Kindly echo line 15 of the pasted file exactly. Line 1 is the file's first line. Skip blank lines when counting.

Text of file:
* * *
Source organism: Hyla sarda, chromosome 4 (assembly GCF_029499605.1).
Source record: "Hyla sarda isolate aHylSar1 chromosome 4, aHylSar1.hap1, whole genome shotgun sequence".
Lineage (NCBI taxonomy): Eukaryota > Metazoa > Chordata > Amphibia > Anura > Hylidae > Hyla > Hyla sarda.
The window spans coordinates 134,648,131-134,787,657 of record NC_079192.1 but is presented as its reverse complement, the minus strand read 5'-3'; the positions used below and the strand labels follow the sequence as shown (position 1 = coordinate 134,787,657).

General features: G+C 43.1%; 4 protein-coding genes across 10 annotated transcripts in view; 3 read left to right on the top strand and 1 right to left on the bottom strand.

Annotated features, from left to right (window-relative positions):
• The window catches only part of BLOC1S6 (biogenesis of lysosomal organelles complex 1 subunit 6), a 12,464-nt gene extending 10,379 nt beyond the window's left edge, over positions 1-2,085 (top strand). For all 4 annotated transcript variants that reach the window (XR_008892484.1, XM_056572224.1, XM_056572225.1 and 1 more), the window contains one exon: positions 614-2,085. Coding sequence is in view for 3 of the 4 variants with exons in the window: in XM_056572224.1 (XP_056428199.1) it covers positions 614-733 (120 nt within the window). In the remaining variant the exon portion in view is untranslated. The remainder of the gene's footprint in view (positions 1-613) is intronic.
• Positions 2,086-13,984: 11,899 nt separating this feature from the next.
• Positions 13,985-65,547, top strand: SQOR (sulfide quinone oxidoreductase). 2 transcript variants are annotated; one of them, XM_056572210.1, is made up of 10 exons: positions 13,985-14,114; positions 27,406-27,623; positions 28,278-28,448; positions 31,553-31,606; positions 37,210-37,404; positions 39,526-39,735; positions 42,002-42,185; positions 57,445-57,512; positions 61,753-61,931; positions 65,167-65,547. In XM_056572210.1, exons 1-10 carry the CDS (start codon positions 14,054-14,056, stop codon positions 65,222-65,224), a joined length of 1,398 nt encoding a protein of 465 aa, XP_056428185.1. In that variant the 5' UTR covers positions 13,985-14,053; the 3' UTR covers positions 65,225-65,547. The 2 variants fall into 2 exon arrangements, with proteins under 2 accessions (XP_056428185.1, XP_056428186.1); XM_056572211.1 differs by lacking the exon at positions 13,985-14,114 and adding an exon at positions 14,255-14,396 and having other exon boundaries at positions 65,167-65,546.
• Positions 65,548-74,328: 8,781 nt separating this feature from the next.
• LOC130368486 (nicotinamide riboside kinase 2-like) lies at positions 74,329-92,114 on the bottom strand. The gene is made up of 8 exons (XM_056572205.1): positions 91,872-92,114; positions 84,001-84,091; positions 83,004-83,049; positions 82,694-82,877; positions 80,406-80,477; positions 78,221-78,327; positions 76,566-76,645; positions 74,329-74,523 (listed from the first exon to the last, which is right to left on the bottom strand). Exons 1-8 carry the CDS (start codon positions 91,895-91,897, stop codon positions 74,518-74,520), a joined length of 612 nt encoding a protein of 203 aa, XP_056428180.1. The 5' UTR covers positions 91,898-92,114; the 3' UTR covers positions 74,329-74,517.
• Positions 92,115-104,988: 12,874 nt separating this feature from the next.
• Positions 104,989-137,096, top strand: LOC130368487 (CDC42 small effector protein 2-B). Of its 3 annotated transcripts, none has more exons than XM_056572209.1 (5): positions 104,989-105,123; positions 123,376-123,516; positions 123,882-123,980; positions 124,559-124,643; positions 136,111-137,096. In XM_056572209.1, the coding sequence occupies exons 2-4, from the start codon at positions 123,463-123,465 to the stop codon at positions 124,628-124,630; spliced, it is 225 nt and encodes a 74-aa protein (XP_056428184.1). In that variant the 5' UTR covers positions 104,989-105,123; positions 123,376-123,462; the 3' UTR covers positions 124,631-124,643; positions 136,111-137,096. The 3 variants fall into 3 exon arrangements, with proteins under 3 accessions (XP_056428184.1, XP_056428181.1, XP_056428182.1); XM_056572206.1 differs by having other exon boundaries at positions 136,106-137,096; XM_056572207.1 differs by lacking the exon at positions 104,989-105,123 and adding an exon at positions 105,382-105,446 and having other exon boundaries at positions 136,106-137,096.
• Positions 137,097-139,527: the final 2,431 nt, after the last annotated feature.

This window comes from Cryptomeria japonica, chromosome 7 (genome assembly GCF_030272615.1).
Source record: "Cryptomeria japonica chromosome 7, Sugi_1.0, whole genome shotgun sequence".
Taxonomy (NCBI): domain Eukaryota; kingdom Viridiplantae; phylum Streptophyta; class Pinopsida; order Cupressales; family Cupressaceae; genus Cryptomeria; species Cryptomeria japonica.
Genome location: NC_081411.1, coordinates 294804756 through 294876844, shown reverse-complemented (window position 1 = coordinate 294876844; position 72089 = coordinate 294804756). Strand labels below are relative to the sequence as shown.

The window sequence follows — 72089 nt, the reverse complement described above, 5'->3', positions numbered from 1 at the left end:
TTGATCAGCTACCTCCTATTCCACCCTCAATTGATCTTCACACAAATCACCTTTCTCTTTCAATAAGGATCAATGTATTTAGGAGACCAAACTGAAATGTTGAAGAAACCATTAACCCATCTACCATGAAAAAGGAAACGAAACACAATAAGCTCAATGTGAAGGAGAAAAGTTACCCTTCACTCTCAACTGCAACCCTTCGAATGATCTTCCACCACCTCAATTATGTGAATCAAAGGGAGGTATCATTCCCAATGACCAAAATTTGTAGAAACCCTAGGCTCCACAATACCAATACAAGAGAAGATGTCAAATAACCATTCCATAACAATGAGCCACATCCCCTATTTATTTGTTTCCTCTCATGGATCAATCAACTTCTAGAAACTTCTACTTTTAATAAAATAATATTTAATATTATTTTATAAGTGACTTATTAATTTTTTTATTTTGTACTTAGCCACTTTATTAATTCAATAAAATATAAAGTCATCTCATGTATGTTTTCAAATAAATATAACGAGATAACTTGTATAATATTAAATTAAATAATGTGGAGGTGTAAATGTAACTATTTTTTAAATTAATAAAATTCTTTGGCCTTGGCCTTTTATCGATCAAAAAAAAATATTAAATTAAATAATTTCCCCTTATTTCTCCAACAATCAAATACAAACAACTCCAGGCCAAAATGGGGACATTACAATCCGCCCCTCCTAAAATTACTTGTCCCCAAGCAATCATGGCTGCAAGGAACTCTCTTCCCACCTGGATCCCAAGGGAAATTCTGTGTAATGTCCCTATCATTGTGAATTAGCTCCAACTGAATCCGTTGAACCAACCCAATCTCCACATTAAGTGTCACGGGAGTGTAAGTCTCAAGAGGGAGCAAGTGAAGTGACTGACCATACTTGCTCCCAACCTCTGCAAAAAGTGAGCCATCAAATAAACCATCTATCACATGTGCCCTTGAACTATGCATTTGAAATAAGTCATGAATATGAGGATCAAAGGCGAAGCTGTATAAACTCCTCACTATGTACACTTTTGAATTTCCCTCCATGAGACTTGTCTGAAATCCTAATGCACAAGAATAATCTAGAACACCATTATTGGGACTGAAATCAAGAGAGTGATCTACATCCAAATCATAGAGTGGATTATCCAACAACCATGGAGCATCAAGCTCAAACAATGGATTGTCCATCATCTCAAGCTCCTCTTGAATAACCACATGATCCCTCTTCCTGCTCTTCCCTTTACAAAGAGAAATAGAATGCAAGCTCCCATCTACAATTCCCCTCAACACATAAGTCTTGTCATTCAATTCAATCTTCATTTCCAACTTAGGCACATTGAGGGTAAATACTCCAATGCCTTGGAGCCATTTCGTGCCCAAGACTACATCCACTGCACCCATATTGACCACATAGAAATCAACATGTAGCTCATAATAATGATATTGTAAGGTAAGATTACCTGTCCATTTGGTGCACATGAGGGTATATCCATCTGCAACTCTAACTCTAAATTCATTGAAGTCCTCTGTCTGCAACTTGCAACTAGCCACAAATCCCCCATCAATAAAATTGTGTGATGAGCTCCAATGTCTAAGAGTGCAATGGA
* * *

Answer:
This window comes from Cryptomeria japonica, chromosome 7 (genome assembly GCF_030272615.1).